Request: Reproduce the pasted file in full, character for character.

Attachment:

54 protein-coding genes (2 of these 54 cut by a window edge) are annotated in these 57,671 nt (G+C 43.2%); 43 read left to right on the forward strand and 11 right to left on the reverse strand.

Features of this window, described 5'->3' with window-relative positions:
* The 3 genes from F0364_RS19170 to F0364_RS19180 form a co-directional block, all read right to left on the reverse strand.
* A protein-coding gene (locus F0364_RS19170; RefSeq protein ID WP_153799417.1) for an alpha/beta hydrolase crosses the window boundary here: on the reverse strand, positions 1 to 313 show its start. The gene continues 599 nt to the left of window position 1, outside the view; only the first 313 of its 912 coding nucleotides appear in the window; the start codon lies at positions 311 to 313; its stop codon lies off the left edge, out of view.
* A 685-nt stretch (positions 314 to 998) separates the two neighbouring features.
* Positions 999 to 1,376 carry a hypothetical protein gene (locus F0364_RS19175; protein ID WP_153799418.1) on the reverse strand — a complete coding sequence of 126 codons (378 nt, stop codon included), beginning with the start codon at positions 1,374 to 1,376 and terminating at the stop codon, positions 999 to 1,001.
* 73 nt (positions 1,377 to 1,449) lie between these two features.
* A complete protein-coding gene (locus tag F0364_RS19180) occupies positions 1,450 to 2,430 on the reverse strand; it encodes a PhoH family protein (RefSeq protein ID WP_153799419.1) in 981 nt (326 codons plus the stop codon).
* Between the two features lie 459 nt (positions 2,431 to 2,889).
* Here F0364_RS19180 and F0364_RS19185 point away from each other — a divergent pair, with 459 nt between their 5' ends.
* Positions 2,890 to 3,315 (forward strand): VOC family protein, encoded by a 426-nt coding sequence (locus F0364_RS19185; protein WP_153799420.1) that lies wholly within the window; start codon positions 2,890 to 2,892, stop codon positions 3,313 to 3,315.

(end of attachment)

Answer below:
54 protein-coding genes (2 of these 54 cut by a window edge) are annotated in these 57,671 nt (G+C 43.2%); 43 read left to right on the forward strand and 11 right to left on the reverse strand.

Features of this window, described 5'->3' with window-relative positions:
* The 3 genes from F0364_RS19170 to F0364_RS19180 form a co-directional block, all read right to left on the reverse strand.
* A protein-coding gene (locus F0364_RS19170; RefSeq protein ID WP_153799417.1) for an alpha/beta hydrolase crosses the window boundary here: on the reverse strand, positions 1 to 313 show its start. The gene continues 599 nt to the left of window position 1, outside the view; only the first 313 of its 912 coding nucleotides appear in the window; the start codon lies at positions 311 to 313; its stop codon lies off the left edge, out of view.
* A 685-nt stretch (positions 314 to 998) separates the two neighbouring features.
* Positions 999 to 1,376 carry a hypothetical protein gene (locus F0364_RS19175; protein ID WP_153799418.1) on the reverse strand — a complete coding sequence of 126 codons (378 nt, stop codon included), beginning with the start codon at positions 1,374 to 1,376 and terminating at the stop codon, positions 999 to 1,001.
* 73 nt (positions 1,377 to 1,449) lie between these two features.
* A complete protein-coding gene (locus tag F0364_RS19180) occupies positions 1,450 to 2,430 on the reverse strand; it encodes a PhoH family protein (RefSeq protein ID WP_153799419.1) in 981 nt (326 codons plus the stop codon).
* Between the two features lie 459 nt (positions 2,431 to 2,889).
* Here F0364_RS19180 and F0364_RS19185 point away from each other — a divergent pair, with 459 nt between their 5' ends.
* Positions 2,890 to 3,315 (forward strand): VOC family protein, encoded by a 426-nt coding sequence (locus F0364_RS19185; protein WP_153799420.1) that lies wholly within the window; start codon positions 2,890 to 2,892, stop codon positions 3,313 to 3,315.